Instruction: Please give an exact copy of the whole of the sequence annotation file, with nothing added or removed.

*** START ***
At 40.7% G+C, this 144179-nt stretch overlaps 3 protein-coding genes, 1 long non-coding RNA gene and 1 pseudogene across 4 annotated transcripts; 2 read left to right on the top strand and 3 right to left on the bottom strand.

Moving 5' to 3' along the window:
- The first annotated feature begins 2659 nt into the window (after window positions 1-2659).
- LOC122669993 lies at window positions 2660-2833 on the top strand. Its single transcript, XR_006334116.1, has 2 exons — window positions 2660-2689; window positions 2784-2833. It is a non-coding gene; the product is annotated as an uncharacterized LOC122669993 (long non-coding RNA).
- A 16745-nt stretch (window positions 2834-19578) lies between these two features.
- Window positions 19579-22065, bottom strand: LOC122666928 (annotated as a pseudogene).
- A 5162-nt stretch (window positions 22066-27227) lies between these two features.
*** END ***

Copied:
At 40.7% G+C, this 144179-nt stretch overlaps 3 protein-coding genes, 1 long non-coding RNA gene and 1 pseudogene across 4 annotated transcripts; 2 read left to right on the top strand and 3 right to left on the bottom strand.

Moving 5' to 3' along the window:
- The first annotated feature begins 2659 nt into the window (after window positions 1-2659).
- LOC122669993 lies at window positions 2660-2833 on the top strand. Its single transcript, XR_006334116.1, has 2 exons — window positions 2660-2689; window positions 2784-2833. It is a non-coding gene; the product is annotated as an uncharacterized LOC122669993 (long non-coding RNA).
- A 16745-nt stretch (window positions 2834-19578) lies between these two features.
- Window positions 19579-22065, bottom strand: LOC122666928 (annotated as a pseudogene).
- A 5162-nt stretch (window positions 22066-27227) lies between these two features.